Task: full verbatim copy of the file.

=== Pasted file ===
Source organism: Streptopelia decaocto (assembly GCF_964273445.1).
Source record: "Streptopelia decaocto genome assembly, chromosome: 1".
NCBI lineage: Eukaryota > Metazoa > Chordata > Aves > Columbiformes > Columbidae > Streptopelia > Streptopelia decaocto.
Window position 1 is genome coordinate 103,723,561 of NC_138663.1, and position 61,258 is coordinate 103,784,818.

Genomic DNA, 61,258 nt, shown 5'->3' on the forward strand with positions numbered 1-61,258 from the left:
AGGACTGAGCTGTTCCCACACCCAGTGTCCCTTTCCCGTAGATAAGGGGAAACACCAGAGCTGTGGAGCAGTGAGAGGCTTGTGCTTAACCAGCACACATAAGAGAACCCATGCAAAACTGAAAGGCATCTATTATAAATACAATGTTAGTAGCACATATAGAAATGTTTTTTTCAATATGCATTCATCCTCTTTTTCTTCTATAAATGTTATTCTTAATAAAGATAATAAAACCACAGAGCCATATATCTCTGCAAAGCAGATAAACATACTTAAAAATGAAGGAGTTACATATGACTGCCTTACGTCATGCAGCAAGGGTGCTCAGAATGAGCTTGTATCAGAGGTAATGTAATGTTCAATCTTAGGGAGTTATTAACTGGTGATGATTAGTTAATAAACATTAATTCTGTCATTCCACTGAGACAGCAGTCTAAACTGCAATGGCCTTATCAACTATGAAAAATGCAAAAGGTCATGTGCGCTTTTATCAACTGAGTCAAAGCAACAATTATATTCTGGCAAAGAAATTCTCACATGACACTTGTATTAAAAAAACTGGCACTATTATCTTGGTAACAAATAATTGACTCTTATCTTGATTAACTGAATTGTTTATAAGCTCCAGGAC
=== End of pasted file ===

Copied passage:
Source organism: Streptopelia decaocto (assembly GCF_964273445.1).
Source record: "Streptopelia decaocto genome assembly, chromosome: 1".
NCBI lineage: Eukaryota > Metazoa > Chordata > Aves > Columbiformes > Columbidae > Streptopelia > Streptopelia decaocto.
Window position 1 is genome coordinate 103,723,561 of NC_138663.1, and position 61,258 is coordinate 103,784,818.

Genomic DNA, 61,258 nt, shown 5'->3' on the forward strand with positions numbered 1-61,258 from the left:
AGGACTGAGCTGTTCCCACACCCAGTGTCCCTTTCCCGTAGATAAGGGGAAACACCAGAGCTGTGGAGCAGTGAGAGGCTTGTGCTTAACCAGCACACATAAGAGAACCCATGCAAAACTGAAAGGCATCTATTATAAATACAATGTTAGTAGCACATATAGAAATGTTTTTTTCAATATGCATTCATCCTCTTTTTCTTCTATAAATGTTATTCTTAATAAAGATAATAAAACCACAGAGCCATATATCTCTGCAAAGCAGATAAACATACTTAAAAATGAAGGAGTTACATATGACTGCCTTACGTCATGCAGCAAGGGTGCTCAGAATGAGCTTGTATCAGAGGTAATGTAATGTTCAATCTTAGGGAGTTATTAACTGGTGATGATTAGTTAATAAACATTAATTCTGTCATTCCACTGAGACAGCAGTCTAAACTGCAATGGCCTTATCAACTATGAAAAATGCAAAAGGTCATGTGCGCTTTTATCAACTGAGTCAAAGCAACAATTATATTCTGGCAAAGAAATTCTCACATGACACTTGTATTAAAAAAACTGGCACTATTATCTTGGTAACAAATAATTGACTCTTATCTTGATTAACTGAATTGTTTATAAGCTCCAGGAC